US v. Noriega

Decision Date08 June 1990
Docket NumberNo. 88-79-CR.,88-79-CR.
PartiesUNITED STATES of America, Plaintiff, v. Manuel Antonio NORIEGA, et al., Defendants.
CourtU.S. District Court — Southern District of Florida



Michael P. Sullivan, Myles H. Malman, Asst. U.S. Attys., Miami, Fla., William C. Bryson, Deputy Sol. Gen., for the U.S.

Frank A. Rubino, Steven Kollin, Coconut Grove, Fla., Jon May, Miami, Fla., David Lewis, New York City, for defendant Manuel Antonio Noriega.

Samuel I. Burstyn, Miami, Fla., for defendant Luis Del Cid.


HOEVELER, District Judge.

THIS CAUSE comes before the Court on the several motions of Defendants General Manuel Antonio Noriega and Lt. Col. Luis Del Cid to dismiss for lack of jurisdiction the indictment which charges them with various narcotics-related offenses.

The case at bar presents the Court with a drama of international proportions, considering the status of the principal defendant and the difficult circumstances under which he was brought before this Court. The pertinent facts are as follows:

On February 14, 1988, a federal grand jury sitting in Miami, Florida returned a twelve-count indictment charging General Manuel Antonio Noriega with participating in an international conspiracy to import cocaine and materials used in producing cocaine into and out of the United States. Noriega is alleged to have exploited his official position as head of the intelligence branch of the Panamanian National Guard, and then as Commander-in-Chief of the Panamanian Defense Forces, to receive payoffs in return for assisting and protecting international drug traffickers, including various members of the Medellin Cartel, in conducting narcotics and money laundering operations in Panama.

Specifically, the indictment charges that General Noriega protected cocaine shipments from Colombia through Panama to the United States; arranged for the transshipment and sale to the Medellin Cartel of ether and acetone, including such chemicals previously seized by the Panamanian Defense Forces; provided refuge and a base for continued operations for the members of the Medellin Cartel after the Colombian government's crackdown on drug traffickers following the murder of the Colombian Minister of Justice, Rodrigo Lara-Bonilla; agreed to protect a cocaine laboratory in Darien Province, Panama; and assured the safe passage of millions of dollars of narcotic proceeds from the United States into Panamanian banks. Noriega also allegedly traveled to Havana, Cuba and met with Cuban president Fidel Castro, who, according to the indictment, mediated a dispute between Noriega and the Cartel caused by the Panamanian troops' seizure of a drug laboratory that Noriega was paid to protect. All of these activities were allegedly undertaken for General Noriega's own personal profit. Defendant Del Cid, in addition to being an officer in the Panamanian Defense Forces, was General Noriega's personal secretary. He is charged with acting as liaison, courier, and emissary for Noriega in his transactions with Cartel members and other drug traffickers.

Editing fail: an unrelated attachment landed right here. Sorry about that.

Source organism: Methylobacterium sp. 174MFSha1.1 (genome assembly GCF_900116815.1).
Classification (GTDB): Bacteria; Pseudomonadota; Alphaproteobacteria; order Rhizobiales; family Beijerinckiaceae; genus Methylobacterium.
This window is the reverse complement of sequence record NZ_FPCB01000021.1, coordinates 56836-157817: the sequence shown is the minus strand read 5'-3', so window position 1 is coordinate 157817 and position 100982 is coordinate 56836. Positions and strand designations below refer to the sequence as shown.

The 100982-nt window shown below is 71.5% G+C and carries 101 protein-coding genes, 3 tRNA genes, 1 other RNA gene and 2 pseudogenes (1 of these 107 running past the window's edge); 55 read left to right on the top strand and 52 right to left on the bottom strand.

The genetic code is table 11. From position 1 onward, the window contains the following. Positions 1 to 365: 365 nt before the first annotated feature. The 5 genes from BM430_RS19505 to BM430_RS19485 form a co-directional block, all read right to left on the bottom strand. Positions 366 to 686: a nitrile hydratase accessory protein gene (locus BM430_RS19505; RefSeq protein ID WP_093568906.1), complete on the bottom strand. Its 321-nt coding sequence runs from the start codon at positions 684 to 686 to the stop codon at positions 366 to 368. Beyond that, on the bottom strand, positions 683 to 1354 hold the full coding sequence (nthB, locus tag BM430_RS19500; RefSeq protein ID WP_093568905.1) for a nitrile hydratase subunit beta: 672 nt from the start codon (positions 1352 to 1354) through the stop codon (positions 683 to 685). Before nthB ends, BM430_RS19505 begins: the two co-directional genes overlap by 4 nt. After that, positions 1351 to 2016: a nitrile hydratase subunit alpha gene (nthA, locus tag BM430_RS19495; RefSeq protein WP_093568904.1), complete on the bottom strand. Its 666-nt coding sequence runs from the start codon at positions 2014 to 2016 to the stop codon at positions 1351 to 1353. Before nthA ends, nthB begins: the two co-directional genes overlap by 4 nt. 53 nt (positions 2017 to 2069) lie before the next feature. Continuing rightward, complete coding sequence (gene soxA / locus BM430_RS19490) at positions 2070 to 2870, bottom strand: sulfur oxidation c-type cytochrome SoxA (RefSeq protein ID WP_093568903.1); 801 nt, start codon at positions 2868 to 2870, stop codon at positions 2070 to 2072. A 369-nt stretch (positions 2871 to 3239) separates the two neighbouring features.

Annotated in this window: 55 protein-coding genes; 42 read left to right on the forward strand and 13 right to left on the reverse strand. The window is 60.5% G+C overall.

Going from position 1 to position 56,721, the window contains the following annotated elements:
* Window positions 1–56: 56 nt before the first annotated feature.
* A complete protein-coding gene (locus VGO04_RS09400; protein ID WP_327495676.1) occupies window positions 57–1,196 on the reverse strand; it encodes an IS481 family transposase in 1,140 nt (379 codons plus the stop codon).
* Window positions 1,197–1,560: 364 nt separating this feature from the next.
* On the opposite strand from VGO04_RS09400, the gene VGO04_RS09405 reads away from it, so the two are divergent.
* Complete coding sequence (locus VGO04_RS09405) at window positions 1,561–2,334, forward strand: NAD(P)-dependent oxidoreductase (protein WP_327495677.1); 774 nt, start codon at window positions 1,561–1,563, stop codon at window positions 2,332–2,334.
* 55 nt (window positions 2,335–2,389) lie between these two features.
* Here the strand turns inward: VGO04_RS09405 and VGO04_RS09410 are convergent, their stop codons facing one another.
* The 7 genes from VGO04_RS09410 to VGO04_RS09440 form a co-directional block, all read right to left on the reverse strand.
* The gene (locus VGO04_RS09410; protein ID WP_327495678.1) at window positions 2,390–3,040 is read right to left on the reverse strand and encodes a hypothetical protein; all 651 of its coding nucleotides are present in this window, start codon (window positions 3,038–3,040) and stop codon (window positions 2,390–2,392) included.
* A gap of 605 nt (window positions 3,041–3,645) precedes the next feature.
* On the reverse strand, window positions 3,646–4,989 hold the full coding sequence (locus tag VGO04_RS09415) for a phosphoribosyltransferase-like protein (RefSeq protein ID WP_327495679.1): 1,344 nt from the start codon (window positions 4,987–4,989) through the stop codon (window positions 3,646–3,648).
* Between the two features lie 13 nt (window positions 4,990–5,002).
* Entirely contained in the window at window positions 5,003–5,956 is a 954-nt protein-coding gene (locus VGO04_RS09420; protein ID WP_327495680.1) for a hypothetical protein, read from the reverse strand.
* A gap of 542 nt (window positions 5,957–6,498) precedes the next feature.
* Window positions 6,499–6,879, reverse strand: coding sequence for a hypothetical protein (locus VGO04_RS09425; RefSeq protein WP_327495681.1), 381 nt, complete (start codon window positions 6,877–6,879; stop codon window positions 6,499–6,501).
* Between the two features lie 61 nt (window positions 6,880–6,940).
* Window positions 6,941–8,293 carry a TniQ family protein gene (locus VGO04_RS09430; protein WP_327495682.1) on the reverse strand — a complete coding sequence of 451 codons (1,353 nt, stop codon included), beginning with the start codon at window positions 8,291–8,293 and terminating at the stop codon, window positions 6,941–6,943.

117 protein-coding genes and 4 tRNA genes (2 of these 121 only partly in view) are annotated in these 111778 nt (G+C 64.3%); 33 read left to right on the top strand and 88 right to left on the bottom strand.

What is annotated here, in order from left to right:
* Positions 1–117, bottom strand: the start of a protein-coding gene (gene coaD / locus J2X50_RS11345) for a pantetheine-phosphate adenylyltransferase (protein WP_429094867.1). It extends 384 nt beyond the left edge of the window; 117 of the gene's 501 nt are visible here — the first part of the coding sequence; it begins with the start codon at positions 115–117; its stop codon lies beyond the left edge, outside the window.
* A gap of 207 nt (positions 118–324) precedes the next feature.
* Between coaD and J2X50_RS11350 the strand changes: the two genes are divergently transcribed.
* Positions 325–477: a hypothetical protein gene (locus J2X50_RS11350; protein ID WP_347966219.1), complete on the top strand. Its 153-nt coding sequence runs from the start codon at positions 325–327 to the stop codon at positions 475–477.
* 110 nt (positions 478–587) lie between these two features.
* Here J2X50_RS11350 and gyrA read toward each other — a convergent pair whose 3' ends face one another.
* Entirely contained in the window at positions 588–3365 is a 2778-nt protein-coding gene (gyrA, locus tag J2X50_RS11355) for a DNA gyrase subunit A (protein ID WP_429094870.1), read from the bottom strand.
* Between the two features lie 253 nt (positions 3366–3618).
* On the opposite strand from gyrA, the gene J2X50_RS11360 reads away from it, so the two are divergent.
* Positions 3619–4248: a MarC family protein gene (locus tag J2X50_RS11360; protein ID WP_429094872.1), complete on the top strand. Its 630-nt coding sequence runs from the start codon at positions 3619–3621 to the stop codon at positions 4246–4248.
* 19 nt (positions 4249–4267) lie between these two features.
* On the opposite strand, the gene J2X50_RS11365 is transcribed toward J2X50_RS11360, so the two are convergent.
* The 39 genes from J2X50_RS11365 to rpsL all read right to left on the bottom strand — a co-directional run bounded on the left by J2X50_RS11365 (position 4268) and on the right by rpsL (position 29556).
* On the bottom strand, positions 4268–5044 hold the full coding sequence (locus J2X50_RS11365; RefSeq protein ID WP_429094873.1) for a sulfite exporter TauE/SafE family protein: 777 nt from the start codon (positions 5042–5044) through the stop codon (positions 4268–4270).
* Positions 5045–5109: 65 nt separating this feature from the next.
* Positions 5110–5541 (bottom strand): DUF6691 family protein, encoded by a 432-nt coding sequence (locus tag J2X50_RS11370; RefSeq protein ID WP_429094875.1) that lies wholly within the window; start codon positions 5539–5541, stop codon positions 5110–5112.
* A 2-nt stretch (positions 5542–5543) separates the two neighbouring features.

Because of the activities alleged, Defendants are charged with engaging in a pattern of racketeering activity, in violation of the RICO statutes, 18 U.S.C. ?? 1962(c) and 1962(d); conspiracy to distribute and import cocaine into the United States, in violation of 21 U.S.C. ? 963; and distributing and aiding and abetting the distribution of cocaine, intending that it be imported into the United States, in violation of 21 U.S.C. ? 959 and 18 U.S.C. ? 2. Defendant Noriega is further charged with aiding and abetting the manufacture of cocaine destined for the United States, in violation of 21 U.S.C. ? 959 and 18 U.S.C. ? 2; conspiring to manufacture cocaine intending that it be imported into the United States, in violation of 21 U.S.C. ? 963; and causing interstate travel and use of facilities in interstate commerce to promote an unlawful activity, in violation of 18 U.S.C. ? 1952(a)(3) and 18 U.S.C. ? 2.

Subsequent to the indictment, the Court granted General Noriega's motion to allow special appearance of counsel, despite the fact that Noriega was a fugitive and not before the Court at that time. Noriega's counsel then moved to dismiss the indictment on the ground that United States laws could not be applied to a foreign leader whose alleged illegal activities all occurred outside the territorial bounds of the United States. Counsel further argued that Noriega was immune from prosecution as a head of state and diplomat, and that his alleged narcotics offenses constituted acts of state not properly reviewable by this Court.

Upon hearing arguments of counsel, and after due consideration of the memoranda filed, the Court denied Defendant's motion, for reasons fully set forth below. At that time, the Court noted that this case was fraught with political overtones, but that it was nonetheless unlikely that General Noriega would ever be brought to the United States to answer the charges against him.1 The former observation proved to be considerably more correct than the latter, in light of subsequent events.